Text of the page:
MIGHTY HISTORY

Here's how the Navy kept its river forces going in Vietnam

(US Army)

For a lot of sailors serving in the Vietnam War, especially those on aircraft carriers, the war effort was a matter of routine. For many, that daily routine didn't involve much combat. This wasn't true for all sailors, of course. The pilots who flew from carriers or land bases, the SEALs and members of the Underwater Demolition Teams, and Navy corpsmen all saw plenty of action, among others.

One other group of sailors who often saw combat was the Navy's riverine force. This force, known as the "Brown Water Navy," took on the Viet Cong (and later, the North Vietnamese Army) in the Mekong Delta. These days, there are much newer, riverine combat vessels in service, and "brown water" sailors have seen action during Operation Iraqi Freedom.


In Vietnam, two classes of vessel primarily carried out operations. The first were PBRs (Patrol Boat Riverine). The Navy bought 32 of these 32-foot long vessels, each of which displaced seven tons. For small ships, they packed a huge punch: Three M2 .50-caliber machine guns and a Mk 19 automatic grenade launcher came standard. These small boats could be loaded up extras, too, including 7.62mm machine guns, 60mm mortars, and even flamethrowers!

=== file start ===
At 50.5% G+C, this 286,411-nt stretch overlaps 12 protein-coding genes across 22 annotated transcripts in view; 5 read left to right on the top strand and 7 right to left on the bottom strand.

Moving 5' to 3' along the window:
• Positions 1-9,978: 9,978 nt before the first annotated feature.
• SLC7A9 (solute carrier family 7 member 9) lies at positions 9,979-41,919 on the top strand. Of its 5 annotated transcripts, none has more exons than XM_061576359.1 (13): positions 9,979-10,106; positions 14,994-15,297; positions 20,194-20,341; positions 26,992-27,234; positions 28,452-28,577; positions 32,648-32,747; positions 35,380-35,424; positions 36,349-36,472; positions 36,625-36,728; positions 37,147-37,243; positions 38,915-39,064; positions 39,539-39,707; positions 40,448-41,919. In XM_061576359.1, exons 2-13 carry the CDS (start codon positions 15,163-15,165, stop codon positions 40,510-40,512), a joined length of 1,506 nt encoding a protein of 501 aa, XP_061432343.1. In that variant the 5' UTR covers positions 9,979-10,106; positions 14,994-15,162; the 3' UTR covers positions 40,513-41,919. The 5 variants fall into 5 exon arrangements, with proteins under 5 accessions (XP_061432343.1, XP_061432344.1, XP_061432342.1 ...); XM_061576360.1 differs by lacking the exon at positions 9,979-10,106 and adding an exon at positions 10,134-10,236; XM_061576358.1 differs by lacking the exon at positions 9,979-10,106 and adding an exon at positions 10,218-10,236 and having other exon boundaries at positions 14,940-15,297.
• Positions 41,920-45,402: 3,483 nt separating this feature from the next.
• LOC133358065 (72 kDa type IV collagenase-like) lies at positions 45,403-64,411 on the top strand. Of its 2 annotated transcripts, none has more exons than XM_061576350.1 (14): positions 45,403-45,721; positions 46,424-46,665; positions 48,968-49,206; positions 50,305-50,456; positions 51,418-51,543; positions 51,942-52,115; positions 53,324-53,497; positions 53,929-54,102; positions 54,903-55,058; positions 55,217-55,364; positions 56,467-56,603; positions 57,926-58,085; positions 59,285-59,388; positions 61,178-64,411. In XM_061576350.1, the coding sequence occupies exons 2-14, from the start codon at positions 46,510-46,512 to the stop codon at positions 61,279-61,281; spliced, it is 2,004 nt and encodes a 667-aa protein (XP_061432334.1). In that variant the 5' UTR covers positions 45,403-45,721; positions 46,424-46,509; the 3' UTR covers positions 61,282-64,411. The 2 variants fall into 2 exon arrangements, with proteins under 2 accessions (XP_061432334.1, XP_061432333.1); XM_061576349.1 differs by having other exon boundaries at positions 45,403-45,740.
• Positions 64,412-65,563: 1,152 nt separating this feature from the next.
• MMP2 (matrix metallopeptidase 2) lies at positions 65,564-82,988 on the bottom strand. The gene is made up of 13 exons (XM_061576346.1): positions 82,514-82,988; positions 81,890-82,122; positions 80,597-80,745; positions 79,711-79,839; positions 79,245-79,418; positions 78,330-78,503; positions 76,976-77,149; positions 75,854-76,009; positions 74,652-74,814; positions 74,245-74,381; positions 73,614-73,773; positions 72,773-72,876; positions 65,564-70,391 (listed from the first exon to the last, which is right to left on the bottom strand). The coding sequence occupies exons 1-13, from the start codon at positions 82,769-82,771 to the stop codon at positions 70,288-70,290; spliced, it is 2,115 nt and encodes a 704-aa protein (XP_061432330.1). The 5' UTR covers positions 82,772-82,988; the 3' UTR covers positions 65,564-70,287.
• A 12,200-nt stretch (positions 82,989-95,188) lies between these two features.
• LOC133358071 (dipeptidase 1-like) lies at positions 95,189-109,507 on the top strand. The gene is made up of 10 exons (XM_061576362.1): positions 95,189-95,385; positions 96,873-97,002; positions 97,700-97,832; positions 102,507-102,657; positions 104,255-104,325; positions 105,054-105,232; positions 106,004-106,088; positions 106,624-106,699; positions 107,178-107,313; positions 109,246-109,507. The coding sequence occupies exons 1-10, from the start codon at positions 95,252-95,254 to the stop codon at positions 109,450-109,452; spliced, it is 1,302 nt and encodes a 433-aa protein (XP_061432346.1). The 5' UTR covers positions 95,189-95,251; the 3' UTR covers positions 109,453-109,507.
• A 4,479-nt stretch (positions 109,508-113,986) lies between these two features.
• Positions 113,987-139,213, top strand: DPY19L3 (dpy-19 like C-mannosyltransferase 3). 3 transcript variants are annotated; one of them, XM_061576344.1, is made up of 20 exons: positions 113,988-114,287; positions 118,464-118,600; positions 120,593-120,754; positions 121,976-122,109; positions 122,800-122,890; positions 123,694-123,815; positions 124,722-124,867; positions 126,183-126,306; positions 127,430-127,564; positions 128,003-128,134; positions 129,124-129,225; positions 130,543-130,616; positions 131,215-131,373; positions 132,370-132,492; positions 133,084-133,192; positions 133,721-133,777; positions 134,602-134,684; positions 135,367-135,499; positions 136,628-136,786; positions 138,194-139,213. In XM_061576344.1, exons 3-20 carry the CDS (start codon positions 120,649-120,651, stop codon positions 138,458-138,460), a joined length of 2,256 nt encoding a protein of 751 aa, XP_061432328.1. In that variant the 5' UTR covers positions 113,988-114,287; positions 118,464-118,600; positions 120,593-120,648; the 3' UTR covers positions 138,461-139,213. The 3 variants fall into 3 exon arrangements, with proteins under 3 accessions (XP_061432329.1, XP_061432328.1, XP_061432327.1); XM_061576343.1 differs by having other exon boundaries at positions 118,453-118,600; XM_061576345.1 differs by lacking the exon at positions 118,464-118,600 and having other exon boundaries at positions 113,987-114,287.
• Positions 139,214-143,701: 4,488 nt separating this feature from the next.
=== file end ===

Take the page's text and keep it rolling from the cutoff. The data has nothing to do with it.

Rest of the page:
Whatever configuration, these boats brought a lot of firepower for a crew of four to unleash on the enemy.

A crewman rests near the forward gun turret of a PBR.

(US Navy)

The other vessel was the Patrol Craft Fast, known as the PCF or "Swift Boat." This vessel, famous for being served on by former Secretary of State John Kerry (whose service drew controversy in 2004), packed three M2 .50-caliber machine guns and had a crew of six. 193 were built, and while they're most famous for their service in Vietnam, the PCF was also exported.

Swift Boats take South Vietnamese Marines to their infiltration point.

(US Navy)

While the sailors who went into harm's way deserve our thanks, they could never have done it without the help of those who carried out maintenance on the vessels that brought them to the fight.

See how those maintainers kept the PBRs and Swift Boats in service and in action below!